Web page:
What's a 'Home Group'?

“This is your home group for the next year” he said

“What’s a home group?” I asked

“That means you’ll be at this meeting every Sunday night – unless there is a funeral, and it better be yours.”

That was what my first sponsor told me when I came into the rooms. I took him literally and didn’t miss a single Sunday night that first year – we had a meeting on Christmas day and I was there. I had the flu and had been vomiting and feverish for days, I was there (side note, I always thought once I quit drinking I’d never have the dry heaves again… boy was I pissed). No matter what, I was at my home group… The Sunday after that year was up I was a no-show… that’s how I am, lol

The pamphlet The AA Group, has this to say about the home group:

P-16 The A.A. Group … where it all begins

Traditionally, most A.A. members through the years have found it important to belong to one group which they call their “Home Group.” This is the group where they accept service responsibilities and try to sustain friendships. And although all A.A. members are usually welcome at all groups and feel at home at any of these meetings, the concept of the “Home Group” has still remained the strongest bond between the A.A. member and the Fellowship.

With membership comes the right to vote upon issues that might affect the group and might also affect A.A. as a whole—a process that forms the very cornerstone of A.A.’s service structure. As with all group-conscience matters, each A.A. member has one vote; and this, ideally, is voiced through the home group.

Over the years, the very essence of A.A. strength has remained with our home group, which, for many members, becomes our extended family. Once isolated by our drinking, we find in the home group a solid, continuing support system, friends and, very often, a sponsor. We also learn firsthand, through the group’s workings, how to place “principles before personalities” in the interest of carrying the A.A. message.

Talking about her own group, a member says: “Part of my commitment is to show up at my home group meetings, greet newcomers at the door, and be available to them—not only for them but for me. My fellow group members are the people who know me, listen to me, and steer me straight when I am off in left field. They give me their experience, strength and A.A. love, enabling me to ‘pass it on’ to the alcoholic who still suffers.”

For me, picking a home group can be almost as challenging as picking a sponsor – I want the same qualities in both: strong emphasis in the Big Book and the 12 and 12, service, sponsorship, open-minded… and knowledgable about the Traditions and how they serve the group and individuals. I’ve gone without both in sobriety, gone for long periods of time because I couldn’t find a place to call home or someone to fit the mold I carried with me – I don’t recommend it.

Still today, when I find a home group and claim it as mine I won’t miss a meeting if it can be helped. I missed this year already – I was giving my 5th step to my sponsor, I figured that was a good enough reason to not be there, but I still felt horrible about it. I will strive not to miss another, but I think a trip to the Midwest for xmas might mean I have to.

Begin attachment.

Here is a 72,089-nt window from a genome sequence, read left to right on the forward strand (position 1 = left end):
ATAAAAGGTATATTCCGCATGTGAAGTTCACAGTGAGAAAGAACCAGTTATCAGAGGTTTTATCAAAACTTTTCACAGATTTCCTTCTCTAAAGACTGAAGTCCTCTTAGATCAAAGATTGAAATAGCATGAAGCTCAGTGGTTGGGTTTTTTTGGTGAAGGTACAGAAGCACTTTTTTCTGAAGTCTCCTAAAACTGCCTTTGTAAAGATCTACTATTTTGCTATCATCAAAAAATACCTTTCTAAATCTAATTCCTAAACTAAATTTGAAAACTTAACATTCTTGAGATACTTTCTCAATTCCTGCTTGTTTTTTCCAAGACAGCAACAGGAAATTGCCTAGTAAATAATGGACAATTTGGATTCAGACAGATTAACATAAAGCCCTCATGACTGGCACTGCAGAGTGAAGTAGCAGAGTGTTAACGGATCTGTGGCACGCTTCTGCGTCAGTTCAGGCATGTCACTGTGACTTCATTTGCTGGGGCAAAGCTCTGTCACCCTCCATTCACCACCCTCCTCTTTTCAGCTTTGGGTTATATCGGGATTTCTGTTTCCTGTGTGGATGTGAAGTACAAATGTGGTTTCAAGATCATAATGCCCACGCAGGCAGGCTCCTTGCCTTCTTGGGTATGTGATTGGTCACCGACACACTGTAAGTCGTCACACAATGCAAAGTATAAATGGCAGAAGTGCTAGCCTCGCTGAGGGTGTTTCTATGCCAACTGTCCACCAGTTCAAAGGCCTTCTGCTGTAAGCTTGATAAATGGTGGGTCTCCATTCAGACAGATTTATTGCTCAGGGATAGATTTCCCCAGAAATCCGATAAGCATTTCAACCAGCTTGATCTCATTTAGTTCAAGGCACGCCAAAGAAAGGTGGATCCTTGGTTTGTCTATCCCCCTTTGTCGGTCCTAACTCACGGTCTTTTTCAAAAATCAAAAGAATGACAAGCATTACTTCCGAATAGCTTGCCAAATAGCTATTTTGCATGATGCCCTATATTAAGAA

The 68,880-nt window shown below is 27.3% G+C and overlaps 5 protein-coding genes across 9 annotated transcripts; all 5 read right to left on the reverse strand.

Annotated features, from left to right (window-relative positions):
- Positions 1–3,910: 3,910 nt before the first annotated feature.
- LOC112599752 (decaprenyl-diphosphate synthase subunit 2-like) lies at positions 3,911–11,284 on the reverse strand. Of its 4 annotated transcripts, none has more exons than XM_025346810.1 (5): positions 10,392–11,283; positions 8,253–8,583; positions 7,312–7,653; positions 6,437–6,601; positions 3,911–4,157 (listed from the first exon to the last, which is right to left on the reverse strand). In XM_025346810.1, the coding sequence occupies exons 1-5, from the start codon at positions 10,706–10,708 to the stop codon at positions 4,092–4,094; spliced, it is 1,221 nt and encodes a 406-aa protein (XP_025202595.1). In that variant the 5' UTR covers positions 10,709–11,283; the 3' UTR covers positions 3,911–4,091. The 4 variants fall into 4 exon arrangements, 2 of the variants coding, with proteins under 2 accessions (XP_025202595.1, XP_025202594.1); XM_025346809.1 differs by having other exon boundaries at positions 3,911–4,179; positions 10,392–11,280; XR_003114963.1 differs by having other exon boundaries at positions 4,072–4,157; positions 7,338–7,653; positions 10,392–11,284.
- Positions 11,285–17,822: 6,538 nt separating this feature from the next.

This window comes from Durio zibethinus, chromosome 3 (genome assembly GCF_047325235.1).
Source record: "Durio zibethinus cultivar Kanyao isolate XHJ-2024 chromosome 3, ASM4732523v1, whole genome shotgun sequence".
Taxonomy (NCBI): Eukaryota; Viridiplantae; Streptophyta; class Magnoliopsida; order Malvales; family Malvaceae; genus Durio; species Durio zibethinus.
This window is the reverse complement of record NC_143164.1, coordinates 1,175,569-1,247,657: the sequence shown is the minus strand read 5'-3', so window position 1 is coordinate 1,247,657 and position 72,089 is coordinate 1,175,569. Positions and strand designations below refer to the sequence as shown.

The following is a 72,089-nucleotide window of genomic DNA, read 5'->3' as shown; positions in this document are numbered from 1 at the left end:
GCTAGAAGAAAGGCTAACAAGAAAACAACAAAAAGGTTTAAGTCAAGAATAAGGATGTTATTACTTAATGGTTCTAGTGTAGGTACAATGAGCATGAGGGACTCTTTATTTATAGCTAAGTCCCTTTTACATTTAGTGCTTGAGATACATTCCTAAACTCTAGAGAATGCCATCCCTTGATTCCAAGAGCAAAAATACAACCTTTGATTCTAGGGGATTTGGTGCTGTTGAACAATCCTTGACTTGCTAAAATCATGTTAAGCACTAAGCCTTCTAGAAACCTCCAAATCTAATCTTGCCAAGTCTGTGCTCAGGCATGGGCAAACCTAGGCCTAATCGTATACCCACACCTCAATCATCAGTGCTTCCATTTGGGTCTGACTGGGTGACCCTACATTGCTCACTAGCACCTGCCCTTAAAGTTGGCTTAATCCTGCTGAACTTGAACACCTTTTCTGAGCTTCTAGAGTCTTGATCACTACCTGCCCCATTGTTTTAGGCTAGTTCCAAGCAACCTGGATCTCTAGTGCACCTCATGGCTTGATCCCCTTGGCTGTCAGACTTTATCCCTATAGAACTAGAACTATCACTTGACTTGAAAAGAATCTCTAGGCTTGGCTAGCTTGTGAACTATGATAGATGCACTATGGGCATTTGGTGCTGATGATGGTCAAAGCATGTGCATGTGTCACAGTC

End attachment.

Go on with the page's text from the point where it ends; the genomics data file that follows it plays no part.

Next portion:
Getting a commitment at my home group was also one of those things I was told would help me, I remember first getting to wash ashtrays and help clean up, soon I was making coffee, a greeter, assistant secretary… They all helped me to meet people and talk to other folks at the meeting and I built friendships doing those things. They said if you can’t make it call someone, ask them to fill in for you, make sure your sponsor knows you won’t be there. Even when I gave my 5th step and missed my home group – someone knew I wouldn’t be there.

Go to the business meeting/group conscience – see what’s going on with the group, where does the money go? What’s going on at GSO? H&I needs volunteers, the local intergroup as well… get and stay involved they said, learn as much about the program as you can, surround yourself with it. Three sides to the triangle of Unity/Recovery/Service – embrace them all and you’ll stick around they said… I believed and try to do that.

It can be hard, for me, to be open-minded to new ideas brought up at GSO, the District or even my home group – somethings just aren’t right, in my opinion.  I can’t tell you how upsetting it is – or shall I say, how I let myself get upset – when my sponsees vote differently than I do ….  aaaarrrggghhh I think, aaaarrrggghhh… if only they’d do as I want them to do, if only the actors would stand in the right spots.. Yeah, sometimes I still throw little fits and get upset about stupid things like that – but I usually remind myself to be open to other ideas that I’m not always right… maybe 😉 A part of me, deep down, still thinks AA police with tasers is a great idea… a small part, but sometimes I poke it with a stick

When I go to my home group I get a sense of ease and comfort, I’ll see people I genuinely like there. I’ll get to listen to people share their experience with the step in question and maybe I’ll get to meet a newcomer. When I go home after the meeting, generally my life is a little better – all is right with the world and I have another day sober, that’s a pretty good thing.




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